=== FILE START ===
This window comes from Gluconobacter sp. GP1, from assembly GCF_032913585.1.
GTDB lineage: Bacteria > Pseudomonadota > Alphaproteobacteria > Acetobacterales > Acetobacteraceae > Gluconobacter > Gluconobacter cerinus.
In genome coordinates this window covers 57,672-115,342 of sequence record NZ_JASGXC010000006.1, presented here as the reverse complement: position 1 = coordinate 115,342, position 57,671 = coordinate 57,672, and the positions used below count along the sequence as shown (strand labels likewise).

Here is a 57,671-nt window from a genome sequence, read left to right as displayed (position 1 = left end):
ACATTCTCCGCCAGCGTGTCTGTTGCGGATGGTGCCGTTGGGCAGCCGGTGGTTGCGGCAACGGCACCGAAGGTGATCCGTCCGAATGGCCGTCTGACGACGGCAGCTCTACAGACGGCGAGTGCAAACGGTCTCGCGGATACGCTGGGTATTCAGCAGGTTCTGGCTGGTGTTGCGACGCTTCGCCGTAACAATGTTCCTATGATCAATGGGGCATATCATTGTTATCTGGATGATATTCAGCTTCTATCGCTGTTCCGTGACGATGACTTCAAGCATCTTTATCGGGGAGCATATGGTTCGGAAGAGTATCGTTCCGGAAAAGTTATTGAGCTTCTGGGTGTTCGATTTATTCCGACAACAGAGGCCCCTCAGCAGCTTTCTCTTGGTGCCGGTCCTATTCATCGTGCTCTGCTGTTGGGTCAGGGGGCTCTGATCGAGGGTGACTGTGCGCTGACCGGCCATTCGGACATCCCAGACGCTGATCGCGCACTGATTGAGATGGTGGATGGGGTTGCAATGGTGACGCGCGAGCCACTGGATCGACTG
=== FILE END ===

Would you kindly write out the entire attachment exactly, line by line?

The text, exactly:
This window comes from Gluconobacter sp. GP1, from assembly GCF_032913585.1.
GTDB lineage: Bacteria > Pseudomonadota > Alphaproteobacteria > Acetobacterales > Acetobacteraceae > Gluconobacter > Gluconobacter cerinus.
In genome coordinates this window covers 57,672-115,342 of sequence record NZ_JASGXC010000006.1, presented here as the reverse complement: position 1 = coordinate 115,342, position 57,671 = coordinate 57,672, and the positions used below count along the sequence as shown (strand labels likewise).

Here is a 57,671-nt window from a genome sequence, read left to right as displayed (position 1 = left end):
ACATTCTCCGCCAGCGTGTCTGTTGCGGATGGTGCCGTTGGGCAGCCGGTGGTTGCGGCAACGGCACCGAAGGTGATCCGTCCGAATGGCCGTCTGACGACGGCAGCTCTACAGACGGCGAGTGCAAACGGTCTCGCGGATACGCTGGGTATTCAGCAGGTTCTGGCTGGTGTTGCGACGCTTCGCCGTAACAATGTTCCTATGATCAATGGGGCATATCATTGTTATCTGGATGATATTCAGCTTCTATCGCTGTTCCGTGACGATGACTTCAAGCATCTTTATCGGGGAGCATATGGTTCGGAAGAGTATCGTTCCGGAAAAGTTATTGAGCTTCTGGGTGTTCGATTTATTCCGACAACAGAGGCCCCTCAGCAGCTTTCTCTTGGTGCCGGTCCTATTCATCGTGCTCTGCTGTTGGGTCAGGGGGCTCTGATCGAGGGTGACTGTGCGCTGACCGGCCATTCGGACATCCCAGACGCTGATCGCGCACTGATTGAGATGGTGGATGGGGTTGCAATGGTGACGCGCGAGCCACTGGATCGACTG